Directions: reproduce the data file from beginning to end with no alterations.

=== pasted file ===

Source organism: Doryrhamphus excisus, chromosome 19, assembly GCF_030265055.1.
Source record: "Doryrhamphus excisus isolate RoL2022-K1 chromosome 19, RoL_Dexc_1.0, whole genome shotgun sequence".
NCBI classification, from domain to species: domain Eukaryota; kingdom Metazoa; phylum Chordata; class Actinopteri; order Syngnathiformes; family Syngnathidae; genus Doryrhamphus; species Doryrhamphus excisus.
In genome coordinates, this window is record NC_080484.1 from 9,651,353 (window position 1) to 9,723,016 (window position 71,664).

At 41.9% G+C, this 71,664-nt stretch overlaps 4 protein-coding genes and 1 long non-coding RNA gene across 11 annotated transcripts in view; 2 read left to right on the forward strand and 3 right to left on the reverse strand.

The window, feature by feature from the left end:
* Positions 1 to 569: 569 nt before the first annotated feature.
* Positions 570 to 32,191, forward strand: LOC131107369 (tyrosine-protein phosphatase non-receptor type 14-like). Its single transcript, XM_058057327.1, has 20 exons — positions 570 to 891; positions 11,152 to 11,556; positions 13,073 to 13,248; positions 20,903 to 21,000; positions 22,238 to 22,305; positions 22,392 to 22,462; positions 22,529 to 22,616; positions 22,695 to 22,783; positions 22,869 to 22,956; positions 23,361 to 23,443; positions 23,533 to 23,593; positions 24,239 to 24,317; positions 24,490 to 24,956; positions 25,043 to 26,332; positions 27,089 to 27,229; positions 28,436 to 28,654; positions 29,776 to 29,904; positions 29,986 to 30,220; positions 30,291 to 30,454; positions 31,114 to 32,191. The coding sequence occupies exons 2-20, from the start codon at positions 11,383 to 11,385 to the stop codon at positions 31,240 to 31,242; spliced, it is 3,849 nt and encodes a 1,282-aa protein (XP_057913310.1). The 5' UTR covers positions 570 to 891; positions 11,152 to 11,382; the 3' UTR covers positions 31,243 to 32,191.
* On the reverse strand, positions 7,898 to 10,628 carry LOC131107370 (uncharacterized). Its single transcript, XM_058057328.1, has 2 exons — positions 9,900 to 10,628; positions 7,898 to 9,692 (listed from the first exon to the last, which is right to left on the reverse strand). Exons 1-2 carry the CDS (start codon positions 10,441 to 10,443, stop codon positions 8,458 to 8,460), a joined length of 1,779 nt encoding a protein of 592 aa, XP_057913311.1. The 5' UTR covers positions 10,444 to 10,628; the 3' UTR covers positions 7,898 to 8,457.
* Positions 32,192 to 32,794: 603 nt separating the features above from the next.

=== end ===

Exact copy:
Source organism: Doryrhamphus excisus, chromosome 19, assembly GCF_030265055.1.
Source record: "Doryrhamphus excisus isolate RoL2022-K1 chromosome 19, RoL_Dexc_1.0, whole genome shotgun sequence".
NCBI classification, from domain to species: domain Eukaryota; kingdom Metazoa; phylum Chordata; class Actinopteri; order Syngnathiformes; family Syngnathidae; genus Doryrhamphus; species Doryrhamphus excisus.
In genome coordinates, this window is record NC_080484.1 from 9,651,353 (window position 1) to 9,723,016 (window position 71,664).

At 41.9% G+C, this 71,664-nt stretch overlaps 4 protein-coding genes and 1 long non-coding RNA gene across 11 annotated transcripts in view; 2 read left to right on the forward strand and 3 right to left on the reverse strand.

The window, feature by feature from the left end:
* Positions 1 to 569: 569 nt before the first annotated feature.
* Positions 570 to 32,191, forward strand: LOC131107369 (tyrosine-protein phosphatase non-receptor type 14-like). Its single transcript, XM_058057327.1, has 20 exons — positions 570 to 891; positions 11,152 to 11,556; positions 13,073 to 13,248; positions 20,903 to 21,000; positions 22,238 to 22,305; positions 22,392 to 22,462; positions 22,529 to 22,616; positions 22,695 to 22,783; positions 22,869 to 22,956; positions 23,361 to 23,443; positions 23,533 to 23,593; positions 24,239 to 24,317; positions 24,490 to 24,956; positions 25,043 to 26,332; positions 27,089 to 27,229; positions 28,436 to 28,654; positions 29,776 to 29,904; positions 29,986 to 30,220; positions 30,291 to 30,454; positions 31,114 to 32,191. The coding sequence occupies exons 2-20, from the start codon at positions 11,383 to 11,385 to the stop codon at positions 31,240 to 31,242; spliced, it is 3,849 nt and encodes a 1,282-aa protein (XP_057913310.1). The 5' UTR covers positions 570 to 891; positions 11,152 to 11,382; the 3' UTR covers positions 31,243 to 32,191.
* On the reverse strand, positions 7,898 to 10,628 carry LOC131107370 (uncharacterized). Its single transcript, XM_058057328.1, has 2 exons — positions 9,900 to 10,628; positions 7,898 to 9,692 (listed from the first exon to the last, which is right to left on the reverse strand). Exons 1-2 carry the CDS (start codon positions 10,441 to 10,443, stop codon positions 8,458 to 8,460), a joined length of 1,779 nt encoding a protein of 592 aa, XP_057913311.1. The 5' UTR covers positions 10,444 to 10,628; the 3' UTR covers positions 7,898 to 8,457.
* Positions 32,192 to 32,794: 603 nt separating the features above from the next.